Then there’s the other side to Hope. Talk about impossible! Her off-field behavior is almost impossible for her coaches and teammates to tolerate. She makes disastrous decisions—is no stranger to handcuffs and courtrooms. On the field she is talented and smart, the best. Off the field she’s a train wreck.
She’s that bad!
Hope Solo is impossible, and will never change some say.
Don’t be so sure.
What the press feeds us may be less than the full story. Scuttlebutt about misconduct is often long on rumor and short on facts.
Hope’s game-day self-discipline is five-star. There’s a good chance it will show up in other arenas of her life as well.
People that we’re certain will never change, sometimes do.
Every church has a few people in its pews that are a surprise to everyone—even their relatives.
Two of the most effective church elders I’ve ever worked with were off-the-rails bad boys well into their adult years. No one could have imagined them showing up in church, much less morphing into leaders.
Jesus told a tale about a farmer who strapped on his seed bag and started scattering the seed?
Some fell on a path that was hard as concrete—packed solid by sandals, hooves, and wheels. Seeing the seed on the surface, the birds chirped, “Lunch!” It pictures hearts that are hard as steel, cold as ice.
Some fell on soil that was shallow—a thin layer of dirt over a shelf of solid rock. The plants sprouted quickly, and withered just as quickly because they had no roots. It pictures hearts that enthusiastically receive the message, but have no hang-in-there grit. At the slightest difficulty or disappointment they’re AWOL.
Some fell among weeds. The plants grew, but so did the weeds—and the weeds won. It pictures hearts consumed by busy days of worry, work, and wealth. They have too many irons in the fire to get serious about God.
Some fell on good soil and produced a bumper crop—thirty, sixty, even a hundred times return.
Get this straight—God hasn’t appointed any of us to his Cabinet as Spiritual Soil Scientist. We aren’t qualified to be soil appraisers, rating this one yes, this one no, this one maybe. We may grade the soil hard, shallow, or worldly—but in another season it may be receptive, fertile, and productive.
“Ah, Sovereign Lord,” said Jeremiah, “you have made the heavens and the earth by your great power and outstretched arm. Nothing is too hard for you” (Jer. 32:17).
God must have liked that line, because moments later he adopted it: “I am the Lord, the God of all mankind. Is anything too hard for me?” (Jer. 32:27).
When Jesus spoke of the seeming impossibility of certain people entering the kingdom, his befuddled disciples asked, “Who then can be saved.”
Jesus replied, “What is impossible with men is possible with God” (Lk. 18:27).
Write that sentence on your heart. It will come in handy when you have doubts about what God can do and who God can change.
Invite God into your impossibility.
“Have mercy on us!”
Jesus ignored them, but they stayed on his heels, trailing him to his pad.
He knew what these blind guys wanted—they wanted their eyes fixed.
And he knew what he wanted—he wanted them to answer a question …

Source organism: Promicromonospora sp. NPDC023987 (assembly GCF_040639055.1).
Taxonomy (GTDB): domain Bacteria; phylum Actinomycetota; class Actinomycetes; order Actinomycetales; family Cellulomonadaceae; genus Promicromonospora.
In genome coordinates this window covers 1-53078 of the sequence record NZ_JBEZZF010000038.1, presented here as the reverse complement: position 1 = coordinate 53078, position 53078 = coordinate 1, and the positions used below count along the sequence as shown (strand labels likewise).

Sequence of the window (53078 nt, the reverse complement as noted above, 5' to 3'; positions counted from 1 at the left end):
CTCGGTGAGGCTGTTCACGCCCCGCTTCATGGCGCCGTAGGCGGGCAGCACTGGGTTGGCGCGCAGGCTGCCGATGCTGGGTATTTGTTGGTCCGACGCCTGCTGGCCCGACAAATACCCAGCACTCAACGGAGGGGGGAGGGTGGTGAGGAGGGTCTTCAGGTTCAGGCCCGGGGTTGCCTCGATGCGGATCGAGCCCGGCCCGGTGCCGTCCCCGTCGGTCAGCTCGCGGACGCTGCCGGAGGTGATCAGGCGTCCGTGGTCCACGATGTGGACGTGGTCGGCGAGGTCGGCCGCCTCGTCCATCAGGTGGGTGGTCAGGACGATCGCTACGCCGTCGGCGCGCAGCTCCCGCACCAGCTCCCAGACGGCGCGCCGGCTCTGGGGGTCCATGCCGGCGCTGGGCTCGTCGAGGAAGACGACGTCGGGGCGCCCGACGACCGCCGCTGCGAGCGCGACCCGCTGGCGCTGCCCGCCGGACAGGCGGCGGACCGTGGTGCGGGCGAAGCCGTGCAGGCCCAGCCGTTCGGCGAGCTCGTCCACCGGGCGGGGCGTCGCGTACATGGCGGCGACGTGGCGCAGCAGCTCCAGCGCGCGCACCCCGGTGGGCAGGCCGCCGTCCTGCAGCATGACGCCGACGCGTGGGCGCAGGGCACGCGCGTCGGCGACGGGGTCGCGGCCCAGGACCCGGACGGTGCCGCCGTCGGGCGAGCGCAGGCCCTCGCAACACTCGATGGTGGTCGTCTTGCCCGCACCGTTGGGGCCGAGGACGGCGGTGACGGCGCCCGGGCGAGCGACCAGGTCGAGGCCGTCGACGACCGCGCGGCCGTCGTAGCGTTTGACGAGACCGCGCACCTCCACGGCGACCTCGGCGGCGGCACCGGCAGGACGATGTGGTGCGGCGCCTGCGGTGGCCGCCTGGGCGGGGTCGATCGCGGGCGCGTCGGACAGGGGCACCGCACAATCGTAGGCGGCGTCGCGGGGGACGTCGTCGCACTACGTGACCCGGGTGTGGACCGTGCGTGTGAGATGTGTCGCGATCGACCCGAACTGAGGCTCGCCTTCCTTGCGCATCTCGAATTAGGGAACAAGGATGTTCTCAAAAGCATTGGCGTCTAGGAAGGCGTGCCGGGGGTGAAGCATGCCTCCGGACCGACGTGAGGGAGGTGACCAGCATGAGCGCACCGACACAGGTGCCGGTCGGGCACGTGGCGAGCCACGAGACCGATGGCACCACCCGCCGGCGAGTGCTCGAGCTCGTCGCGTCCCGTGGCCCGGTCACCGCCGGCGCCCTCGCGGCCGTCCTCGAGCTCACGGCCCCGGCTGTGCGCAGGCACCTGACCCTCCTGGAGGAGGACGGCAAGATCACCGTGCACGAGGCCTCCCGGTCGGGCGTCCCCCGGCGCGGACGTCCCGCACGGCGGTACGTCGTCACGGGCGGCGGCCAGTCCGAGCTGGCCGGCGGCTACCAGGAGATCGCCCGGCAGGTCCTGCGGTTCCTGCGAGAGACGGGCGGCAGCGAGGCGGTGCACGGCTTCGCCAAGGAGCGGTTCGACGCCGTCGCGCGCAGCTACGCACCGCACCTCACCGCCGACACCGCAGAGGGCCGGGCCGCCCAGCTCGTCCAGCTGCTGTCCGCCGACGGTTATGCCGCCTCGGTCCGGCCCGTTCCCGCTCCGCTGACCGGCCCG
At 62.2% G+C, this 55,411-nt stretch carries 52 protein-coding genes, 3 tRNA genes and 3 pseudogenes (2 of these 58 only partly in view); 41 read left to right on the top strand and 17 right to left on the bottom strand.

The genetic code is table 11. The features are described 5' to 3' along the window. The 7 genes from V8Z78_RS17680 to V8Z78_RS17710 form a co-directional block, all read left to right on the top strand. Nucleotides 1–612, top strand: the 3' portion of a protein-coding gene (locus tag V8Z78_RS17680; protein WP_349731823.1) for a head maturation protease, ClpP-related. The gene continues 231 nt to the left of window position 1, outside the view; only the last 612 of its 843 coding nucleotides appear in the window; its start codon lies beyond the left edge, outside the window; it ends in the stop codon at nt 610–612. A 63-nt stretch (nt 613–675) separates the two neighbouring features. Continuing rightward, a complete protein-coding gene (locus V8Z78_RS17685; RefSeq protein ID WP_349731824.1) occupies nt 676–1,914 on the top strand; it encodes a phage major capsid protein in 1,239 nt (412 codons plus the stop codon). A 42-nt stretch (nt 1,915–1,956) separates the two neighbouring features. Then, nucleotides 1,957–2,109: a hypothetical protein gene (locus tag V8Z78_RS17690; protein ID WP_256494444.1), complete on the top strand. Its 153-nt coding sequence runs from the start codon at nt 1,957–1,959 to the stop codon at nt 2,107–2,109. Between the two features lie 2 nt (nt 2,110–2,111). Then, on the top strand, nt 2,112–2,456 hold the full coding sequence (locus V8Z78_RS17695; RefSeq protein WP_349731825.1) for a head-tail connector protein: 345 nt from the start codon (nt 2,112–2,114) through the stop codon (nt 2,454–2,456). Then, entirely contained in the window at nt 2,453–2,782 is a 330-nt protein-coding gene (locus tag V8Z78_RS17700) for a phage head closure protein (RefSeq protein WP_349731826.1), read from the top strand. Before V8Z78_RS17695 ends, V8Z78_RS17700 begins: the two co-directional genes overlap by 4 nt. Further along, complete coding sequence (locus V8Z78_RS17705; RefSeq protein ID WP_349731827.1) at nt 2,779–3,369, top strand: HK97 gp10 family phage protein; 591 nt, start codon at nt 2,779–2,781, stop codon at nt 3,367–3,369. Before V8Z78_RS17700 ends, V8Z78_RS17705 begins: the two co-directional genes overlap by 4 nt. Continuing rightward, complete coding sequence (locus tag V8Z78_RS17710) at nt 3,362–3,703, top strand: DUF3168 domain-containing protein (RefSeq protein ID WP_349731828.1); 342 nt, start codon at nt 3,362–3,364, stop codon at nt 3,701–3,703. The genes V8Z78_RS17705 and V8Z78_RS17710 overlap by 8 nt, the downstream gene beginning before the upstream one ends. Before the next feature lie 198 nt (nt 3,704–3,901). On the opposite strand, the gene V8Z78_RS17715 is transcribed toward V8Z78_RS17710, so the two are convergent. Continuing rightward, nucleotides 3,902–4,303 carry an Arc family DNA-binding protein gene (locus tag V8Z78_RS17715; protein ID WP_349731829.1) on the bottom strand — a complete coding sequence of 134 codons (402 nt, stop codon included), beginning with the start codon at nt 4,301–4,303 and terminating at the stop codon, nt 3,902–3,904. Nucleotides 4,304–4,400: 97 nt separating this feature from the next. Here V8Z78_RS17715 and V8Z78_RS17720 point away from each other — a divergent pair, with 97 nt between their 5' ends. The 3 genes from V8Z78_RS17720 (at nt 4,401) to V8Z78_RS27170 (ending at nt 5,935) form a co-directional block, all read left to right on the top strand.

“Do you believe I am able to do this?”
“According to your faith will it be done to you” (Matt. 9:29).
According to your faith … Do you get the impression that a cure was conditional? That a weighing of faith was in play here? That he was saying he would heal them, but only to the level of their trust? That they would see only as much as their faith permitted them to see?
If that’s an accurate reading, do you think they walked away with different degrees of sight—one with 20/20, the other seeing blurred shapes but unable to make out defining features?
Ask us if we believe the promises of God and we’ll say of course we do. But Jesus’ tête-à-tête with this blind duo leaves us questioning how much we would have been able to see if we had been one of those fellows—and wondering if the same limits apply to our faith today.
Real faith is not a breezy belief that God exists and the Bible is true. It’s a question of how deeply we believe. How much we’re willing to let our weight down on his promises. How far we’ll go before we begin to question.
When God told Abraham to leave his home and his people and begin the hike to a mystery destination, his faith won the day—he “obeyed and went, even though he did not know where he was going” (Heb. 11:8).
But when God told him he would have many descendants and be the father of many nations, his faith was diluted by doubt—he was an old man and had no children for heaven’s sake.
Eleven years after God made that promise, Sarah hatched a plan to fast-track its fulfillment—told Abraham to sleep with her maid-servant and get this show on the road. And Abraham bought into the shabby scheme.
But God said huh uh! Said the promised son would be the offspring of Abraham and Sarah, not Abraham and a backup.
Then God went silent and sat on his hands for another thirteen years before he got around to repeating the promise. By this time Abraham was ninety-nine and Sarah was pushing ninety. The geriatric couple giggled—God had to be joshing them.
But when baby Isaac came howling into the world Abraham’s faith took a giant leap. When God told him to sacrifice that son he didn’t balk. Now his faith had muscle—he believed that “if Isaac died God would bring him back to life again” (Heb. 11:19 TLB).
In the New Testament Jesus commended only two people for their faith—both Gentiles by the way.
One was a Roman centurion who brushed off Jesus’ offer to go heal his servant, saying he wasn’t worthy to have Jesus set foot in his house. “Just say the word, and my servant will be healed.”
“I have not found anyone in Israel with such great faith,” Jesus said
The other was a Greek mom who kept pestering Jesus to heal her daughter. He tried to send her packing, but she would have none of it.
“Woman, you have great faith,” he said.
He is able to do astounding things—“much, much more than anything we can ask or imagine” (Eph. 3:20 NCV).
The searching question is, “Do you believe that I am able to do this?”
“According to your faith will it be done to you.”
“God always keeps his promises” (Num. 23:19 CEV). “There is no question that he will do what he says” (Heb. 10:23 TLB).